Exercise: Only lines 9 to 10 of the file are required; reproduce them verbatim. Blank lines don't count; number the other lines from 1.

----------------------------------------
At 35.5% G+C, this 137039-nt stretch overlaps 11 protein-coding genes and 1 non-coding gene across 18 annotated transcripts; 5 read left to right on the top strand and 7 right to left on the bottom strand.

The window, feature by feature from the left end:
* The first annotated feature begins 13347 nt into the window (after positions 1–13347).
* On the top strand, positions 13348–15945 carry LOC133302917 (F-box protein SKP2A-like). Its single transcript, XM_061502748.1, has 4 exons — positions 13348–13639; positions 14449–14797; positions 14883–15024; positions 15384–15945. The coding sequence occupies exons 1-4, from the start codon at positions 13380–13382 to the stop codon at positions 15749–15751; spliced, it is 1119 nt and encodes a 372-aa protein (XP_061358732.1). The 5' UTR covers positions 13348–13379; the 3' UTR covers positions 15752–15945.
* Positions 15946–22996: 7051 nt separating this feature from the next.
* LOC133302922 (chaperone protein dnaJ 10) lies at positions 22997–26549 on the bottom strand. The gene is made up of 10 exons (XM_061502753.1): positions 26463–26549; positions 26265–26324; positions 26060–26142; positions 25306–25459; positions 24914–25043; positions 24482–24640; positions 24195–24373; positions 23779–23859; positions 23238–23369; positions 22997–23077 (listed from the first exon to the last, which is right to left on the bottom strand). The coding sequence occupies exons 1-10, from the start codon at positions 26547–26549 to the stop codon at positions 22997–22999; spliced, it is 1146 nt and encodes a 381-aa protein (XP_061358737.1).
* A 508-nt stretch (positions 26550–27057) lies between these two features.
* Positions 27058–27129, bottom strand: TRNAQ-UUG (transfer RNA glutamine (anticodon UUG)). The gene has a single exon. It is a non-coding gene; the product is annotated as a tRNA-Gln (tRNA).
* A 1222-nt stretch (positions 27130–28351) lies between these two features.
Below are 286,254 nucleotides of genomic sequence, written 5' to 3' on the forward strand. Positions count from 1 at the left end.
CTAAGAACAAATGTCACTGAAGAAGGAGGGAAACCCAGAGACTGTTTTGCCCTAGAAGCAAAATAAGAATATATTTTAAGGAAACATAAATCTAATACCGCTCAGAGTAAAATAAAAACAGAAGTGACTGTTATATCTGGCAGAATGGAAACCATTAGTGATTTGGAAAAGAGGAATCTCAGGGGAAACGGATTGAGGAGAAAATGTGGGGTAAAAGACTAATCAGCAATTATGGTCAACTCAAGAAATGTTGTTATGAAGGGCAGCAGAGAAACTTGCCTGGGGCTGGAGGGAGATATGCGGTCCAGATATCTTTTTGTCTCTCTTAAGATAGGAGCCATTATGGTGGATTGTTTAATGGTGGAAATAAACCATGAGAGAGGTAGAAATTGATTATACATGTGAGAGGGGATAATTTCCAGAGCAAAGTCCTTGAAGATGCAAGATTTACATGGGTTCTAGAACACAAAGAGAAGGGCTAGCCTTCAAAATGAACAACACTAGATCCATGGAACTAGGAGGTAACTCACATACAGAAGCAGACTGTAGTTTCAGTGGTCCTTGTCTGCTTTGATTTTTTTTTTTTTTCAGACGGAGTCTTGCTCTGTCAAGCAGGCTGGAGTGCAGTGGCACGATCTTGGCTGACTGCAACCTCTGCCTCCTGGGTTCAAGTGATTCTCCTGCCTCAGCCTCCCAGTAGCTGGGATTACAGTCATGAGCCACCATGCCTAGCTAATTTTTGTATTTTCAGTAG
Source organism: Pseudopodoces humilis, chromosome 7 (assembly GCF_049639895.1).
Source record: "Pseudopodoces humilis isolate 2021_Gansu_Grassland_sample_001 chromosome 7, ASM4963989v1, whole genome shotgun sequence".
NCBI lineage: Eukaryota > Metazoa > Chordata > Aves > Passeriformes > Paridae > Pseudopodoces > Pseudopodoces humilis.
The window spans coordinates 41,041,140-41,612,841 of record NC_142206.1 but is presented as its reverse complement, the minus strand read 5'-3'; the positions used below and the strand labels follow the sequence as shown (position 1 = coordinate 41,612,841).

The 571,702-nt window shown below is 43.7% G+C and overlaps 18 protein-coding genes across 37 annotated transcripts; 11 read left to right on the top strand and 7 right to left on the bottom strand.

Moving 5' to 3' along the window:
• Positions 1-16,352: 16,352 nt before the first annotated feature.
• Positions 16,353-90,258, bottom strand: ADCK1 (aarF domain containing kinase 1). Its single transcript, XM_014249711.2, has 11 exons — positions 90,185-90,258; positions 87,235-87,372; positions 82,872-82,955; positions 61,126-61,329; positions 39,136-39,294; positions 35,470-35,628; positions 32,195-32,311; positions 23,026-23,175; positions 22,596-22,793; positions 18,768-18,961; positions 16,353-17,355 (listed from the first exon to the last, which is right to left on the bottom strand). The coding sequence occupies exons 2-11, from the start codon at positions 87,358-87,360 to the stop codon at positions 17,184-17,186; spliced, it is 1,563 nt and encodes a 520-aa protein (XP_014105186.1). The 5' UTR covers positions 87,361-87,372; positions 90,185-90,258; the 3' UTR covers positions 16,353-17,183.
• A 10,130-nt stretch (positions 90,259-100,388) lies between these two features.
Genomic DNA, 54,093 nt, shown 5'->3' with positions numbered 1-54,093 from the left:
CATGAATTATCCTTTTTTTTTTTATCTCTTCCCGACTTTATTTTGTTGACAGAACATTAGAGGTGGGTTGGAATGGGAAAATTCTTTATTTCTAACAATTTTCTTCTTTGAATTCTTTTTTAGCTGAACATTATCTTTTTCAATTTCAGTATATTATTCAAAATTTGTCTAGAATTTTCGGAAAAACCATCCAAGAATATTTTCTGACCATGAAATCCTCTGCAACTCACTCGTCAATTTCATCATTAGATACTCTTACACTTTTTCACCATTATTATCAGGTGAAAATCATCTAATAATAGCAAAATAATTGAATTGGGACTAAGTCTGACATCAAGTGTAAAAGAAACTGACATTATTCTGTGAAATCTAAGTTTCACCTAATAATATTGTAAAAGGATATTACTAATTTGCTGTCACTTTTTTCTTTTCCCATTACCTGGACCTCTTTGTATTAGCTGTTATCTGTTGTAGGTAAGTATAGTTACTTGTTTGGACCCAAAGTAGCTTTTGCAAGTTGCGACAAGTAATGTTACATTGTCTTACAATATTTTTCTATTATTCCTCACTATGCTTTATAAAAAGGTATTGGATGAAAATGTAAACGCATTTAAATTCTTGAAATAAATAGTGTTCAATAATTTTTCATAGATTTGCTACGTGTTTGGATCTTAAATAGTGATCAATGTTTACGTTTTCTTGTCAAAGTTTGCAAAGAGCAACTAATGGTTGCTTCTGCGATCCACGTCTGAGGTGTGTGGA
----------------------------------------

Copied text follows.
* A 1222-nt stretch (positions 27130–28351) lies between these two features.
Below are 286,254 nucleotides of genomic sequence, written 5' to 3' on the forward strand. Positions count from 1 at the left end.